Walking around the school was wonderful; everywhere was calm, focused and purposeful, the learning environment was great and the children were bright, polite and terrific. This is a great school where Michael and his talented team are releasing a very special magic with some wonderful young people.
Wednesday, 1 April 2009
The Upper Circle at the White Rose Centre was packed with young people and their parents, carers and teachers who were there to celebrate the achievements of some incredible young people. It was a fantastic evening celebrating children from Hunslet Moor, Hill Top and Fountain Primary Schools and Morley and Woodkirk High Schools. We were also treated to a dance routine produced, choreographed and performed by young people from Woodkirk High School
My fantastic colleague Rachael Holdgate, Study Support Manager at the White Rose Centre, the learning mentors and everyone else involved with this wonderful learning centre are making a real difference for young people in this part of Leeds.
After a day like today it is important to know that miracles can happen and will happen. Keep the faith.
Thursday 30th April, 10.30am - 4.45pm
The West Park Centre,
organisations under one roof. You will be able to talk to them about your individual requirements, see performances and join in taster workshops and seminars. Come along to this inspiring event and discover how the arts and culture can make a powerful difference to the lives of children and young people in Leeds. For further information, contact: Clare Biggs, Head of Arts Development or Sarah Westaway, Arts Manager.
If you are passionate about bringing the arts to children and young people, don't miss it.
Tuesday, 31 March 2009
This is a brilliant initiative delivering high quality, sustainable accommodation and support services for people with learning disabilities and mental health needs. The CLT session was looking at strategy, priorities and capacity and I talked about the processes we are exploring:
- a 21st Century schools world class universal offer for all our children and young people;
- early intervention and prevention;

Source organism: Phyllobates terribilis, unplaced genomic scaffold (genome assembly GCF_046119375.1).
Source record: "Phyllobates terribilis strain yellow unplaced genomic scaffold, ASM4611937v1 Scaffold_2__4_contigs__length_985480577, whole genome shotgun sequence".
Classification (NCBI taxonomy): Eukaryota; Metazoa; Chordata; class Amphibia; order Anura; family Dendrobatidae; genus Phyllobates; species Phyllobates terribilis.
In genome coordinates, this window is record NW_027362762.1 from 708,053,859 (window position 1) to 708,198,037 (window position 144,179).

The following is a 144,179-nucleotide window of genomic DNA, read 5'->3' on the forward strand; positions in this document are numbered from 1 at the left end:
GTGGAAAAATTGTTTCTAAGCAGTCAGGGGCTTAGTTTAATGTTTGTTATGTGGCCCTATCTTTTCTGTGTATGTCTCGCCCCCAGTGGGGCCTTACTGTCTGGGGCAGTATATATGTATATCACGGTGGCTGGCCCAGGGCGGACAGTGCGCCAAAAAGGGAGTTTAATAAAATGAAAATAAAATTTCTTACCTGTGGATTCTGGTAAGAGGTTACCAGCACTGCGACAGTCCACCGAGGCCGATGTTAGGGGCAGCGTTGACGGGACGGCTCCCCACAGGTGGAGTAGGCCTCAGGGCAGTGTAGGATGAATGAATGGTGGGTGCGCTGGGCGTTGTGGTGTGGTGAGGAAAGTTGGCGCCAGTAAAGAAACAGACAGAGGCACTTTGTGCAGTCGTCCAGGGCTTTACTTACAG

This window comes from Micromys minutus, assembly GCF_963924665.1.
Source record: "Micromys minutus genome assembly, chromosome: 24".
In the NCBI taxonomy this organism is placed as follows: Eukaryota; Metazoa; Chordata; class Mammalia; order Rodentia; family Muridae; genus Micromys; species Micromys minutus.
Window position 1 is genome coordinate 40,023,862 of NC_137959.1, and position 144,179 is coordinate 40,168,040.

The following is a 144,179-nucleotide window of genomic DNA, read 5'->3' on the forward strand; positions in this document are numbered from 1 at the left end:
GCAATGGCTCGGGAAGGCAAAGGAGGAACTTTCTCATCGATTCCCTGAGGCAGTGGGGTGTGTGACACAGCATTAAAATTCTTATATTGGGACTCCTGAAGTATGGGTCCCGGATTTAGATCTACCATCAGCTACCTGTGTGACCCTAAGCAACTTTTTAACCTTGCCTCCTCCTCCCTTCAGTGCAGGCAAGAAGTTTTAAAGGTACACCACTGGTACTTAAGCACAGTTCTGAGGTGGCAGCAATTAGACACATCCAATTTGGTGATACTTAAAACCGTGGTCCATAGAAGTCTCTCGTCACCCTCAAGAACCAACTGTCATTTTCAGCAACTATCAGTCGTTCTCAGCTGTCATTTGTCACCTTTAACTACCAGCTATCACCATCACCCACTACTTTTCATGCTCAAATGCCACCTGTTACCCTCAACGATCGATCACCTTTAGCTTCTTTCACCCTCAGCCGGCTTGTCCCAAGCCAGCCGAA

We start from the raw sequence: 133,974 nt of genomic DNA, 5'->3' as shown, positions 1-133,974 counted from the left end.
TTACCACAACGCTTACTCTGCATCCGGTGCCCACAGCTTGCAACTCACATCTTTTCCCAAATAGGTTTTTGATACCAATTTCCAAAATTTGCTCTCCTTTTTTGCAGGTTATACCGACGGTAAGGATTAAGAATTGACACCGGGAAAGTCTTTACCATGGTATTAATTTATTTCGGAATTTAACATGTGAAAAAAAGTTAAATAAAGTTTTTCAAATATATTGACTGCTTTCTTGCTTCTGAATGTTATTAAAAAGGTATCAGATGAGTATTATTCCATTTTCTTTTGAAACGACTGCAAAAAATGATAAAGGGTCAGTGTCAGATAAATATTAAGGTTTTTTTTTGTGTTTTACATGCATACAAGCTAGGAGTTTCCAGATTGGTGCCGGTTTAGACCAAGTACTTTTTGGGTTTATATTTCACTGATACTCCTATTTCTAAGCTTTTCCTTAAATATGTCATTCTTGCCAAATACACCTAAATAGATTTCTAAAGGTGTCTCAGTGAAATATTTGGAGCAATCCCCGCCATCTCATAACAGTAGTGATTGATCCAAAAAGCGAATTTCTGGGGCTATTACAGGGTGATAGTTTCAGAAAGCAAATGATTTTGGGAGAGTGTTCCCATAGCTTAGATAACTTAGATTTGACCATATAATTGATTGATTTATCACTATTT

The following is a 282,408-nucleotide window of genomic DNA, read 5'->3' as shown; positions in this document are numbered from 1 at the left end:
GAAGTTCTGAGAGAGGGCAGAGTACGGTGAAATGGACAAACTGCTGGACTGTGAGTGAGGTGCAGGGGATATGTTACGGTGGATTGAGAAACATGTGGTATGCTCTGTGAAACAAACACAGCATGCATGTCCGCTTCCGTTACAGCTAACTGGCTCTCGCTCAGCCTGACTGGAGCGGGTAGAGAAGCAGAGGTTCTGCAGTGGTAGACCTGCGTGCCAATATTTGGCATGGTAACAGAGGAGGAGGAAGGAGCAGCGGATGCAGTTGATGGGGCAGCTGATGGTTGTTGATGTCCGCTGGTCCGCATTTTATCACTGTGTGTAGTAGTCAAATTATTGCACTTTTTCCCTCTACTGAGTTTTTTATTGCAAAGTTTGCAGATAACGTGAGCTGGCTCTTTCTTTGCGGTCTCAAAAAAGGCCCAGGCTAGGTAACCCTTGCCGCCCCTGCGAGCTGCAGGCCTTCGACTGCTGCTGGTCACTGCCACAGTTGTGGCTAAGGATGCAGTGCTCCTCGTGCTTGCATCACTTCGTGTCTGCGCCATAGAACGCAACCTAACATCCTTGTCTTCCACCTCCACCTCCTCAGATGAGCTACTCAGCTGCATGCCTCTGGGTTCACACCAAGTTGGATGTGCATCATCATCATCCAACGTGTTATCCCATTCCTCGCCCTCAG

- targeted provision around vulnerable and challenging individuals;
- developing young people's ownership, voice and choice in the system.
- leadership and governance;
- behaviour provision;
- 14 - 19 provision;
- target schools;
- target groups of young people.
- Capital investment through the Building Schools for the Future and Primary Capital Programmes and the impact of population growth across Leeds;
- Workforce development, efficiency and value for money;
- Safeguarding and the integration of services around vulnerable groups;
- Health and well-being programmes;
- Environment and sustainability programmes;
- Managing the recession, preparing for the upturn and developing the skills and intelligence needed to drive success in the new economy.
It was encouraging that twenty schools managed to make the launch of this vitally important initiative alongside colleagues from West Yorkshire Police, some of the Leeds colleges and colleagues from Neighbourhoods and Housing, Education Leeds and Children's Services. The event was opened by Cllr Andrew Carter, Leader of the Council, which reflected the importance of the event. We heard a personal story from Zaf Shah, a former Great Britain Tae Kwon Do champion and Commonwealth athlete. Zaf is Director of Clinical Management Solutions Ltd and a specialist in Muslim affairs and his session was both challenging and interesting. My colleague Andrew Hobbs, who is currently on secondment to the Government Office, talked about the DCSF Toolkit 'Learning Together to be Safe' which provides schools and colleges with guidance on preventing violent extremism. Detective Inspector Graham Archer from the Counter Terrorism Unit took everyone through 'ACT NOW' a resource for schools. The session was closed by Chief Superintendent Mark Milson who stressed that this is an area where no one is the expert and where we can tackle the issues by working together to deliver brilliant universal provision alongside targeted work around protecting our most vulnerable young people.
It was an interesting and stimulating morning for everyone involved and I am only sorry that more schools weren't able to be there.
Monday, 30 March 2009
It was a fantastic evening celebrating children from Beeston St Anthony's, Hunslet St Phillip's, Hunslet St Mary's, Hunslet Moor, Hugh Gaitskell and Thorpe Primary Schools and Cockburn College of Arts, Royd's School, South Leeds High School and Morley High School.
The Parkside Suite was packed with young people and their parents, carers and teachers. The Lord Mayor and Lady Mayoress of Leeds, Harry the Hawk and three of the Hunslet Hawks rugby team were there to celebrate the achievements of some incredible young people.